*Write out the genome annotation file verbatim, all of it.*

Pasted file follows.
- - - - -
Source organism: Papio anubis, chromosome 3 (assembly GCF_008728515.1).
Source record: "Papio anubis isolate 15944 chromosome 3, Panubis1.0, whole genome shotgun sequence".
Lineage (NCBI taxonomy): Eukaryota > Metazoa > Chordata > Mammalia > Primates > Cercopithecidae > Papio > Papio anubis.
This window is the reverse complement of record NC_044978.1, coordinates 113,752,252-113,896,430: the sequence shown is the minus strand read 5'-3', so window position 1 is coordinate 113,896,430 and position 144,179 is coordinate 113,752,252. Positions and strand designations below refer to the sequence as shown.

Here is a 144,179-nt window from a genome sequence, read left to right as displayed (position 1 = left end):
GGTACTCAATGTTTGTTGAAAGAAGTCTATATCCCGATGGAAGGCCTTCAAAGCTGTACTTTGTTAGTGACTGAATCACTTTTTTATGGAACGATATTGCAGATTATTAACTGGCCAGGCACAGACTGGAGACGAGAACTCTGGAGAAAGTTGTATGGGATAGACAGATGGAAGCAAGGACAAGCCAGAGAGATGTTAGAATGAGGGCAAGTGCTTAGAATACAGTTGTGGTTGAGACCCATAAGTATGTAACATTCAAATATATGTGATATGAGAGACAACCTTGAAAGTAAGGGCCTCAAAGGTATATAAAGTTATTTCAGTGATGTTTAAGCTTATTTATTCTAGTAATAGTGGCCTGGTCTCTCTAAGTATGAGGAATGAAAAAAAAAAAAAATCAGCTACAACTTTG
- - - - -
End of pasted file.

Source organism: Papio anubis, chromosome 3 (assembly GCF_008728515.1).
Source record: "Papio anubis isolate 15944 chromosome 3, Panubis1.0, whole genome shotgun sequence".
Lineage (NCBI taxonomy): Eukaryota > Metazoa > Chordata > Mammalia > Primates > Cercopithecidae > Papio > Papio anubis.
This window is the reverse complement of record NC_044978.1, coordinates 113,752,252-113,896,430: the sequence shown is the minus strand read 5'-3', so window position 1 is coordinate 113,896,430 and position 144,179 is coordinate 113,752,252. Positions and strand designations below refer to the sequence as shown.

Here is a 144,179-nt window from a genome sequence, read left to right as displayed (position 1 = left end):
GGTACTCAATGTTTGTTGAAAGAAGTCTATATCCCGATGGAAGGCCTTCAAAGCTGTACTTTGTTAGTGACTGAATCACTTTTTTATGGAACGATATTGCAGATTATTAACTGGCCAGGCACAGACTGGAGACGAGAACTCTGGAGAAAGTTGTATGGGATAGACAGATGGAAGCAAGGACAAGCCAGAGAGATGTTAGAATGAGGGCAAGTGCTTAGAATACAGTTGTGGTTGAGACCCATAAGTATGTAACATTCAAATATATGTGATATGAGAGACAACCTTGAAAGTAAGGGCCTCAAAGGTATATAAAGTTATTTCAGTGATGTTTAAGCTTATTTATTCTAGTAATAGTGGCCTGGTCTCTCTAAGTATGAGGAATGAAAAAAAAAAAAAATCAGCTACAACTTTG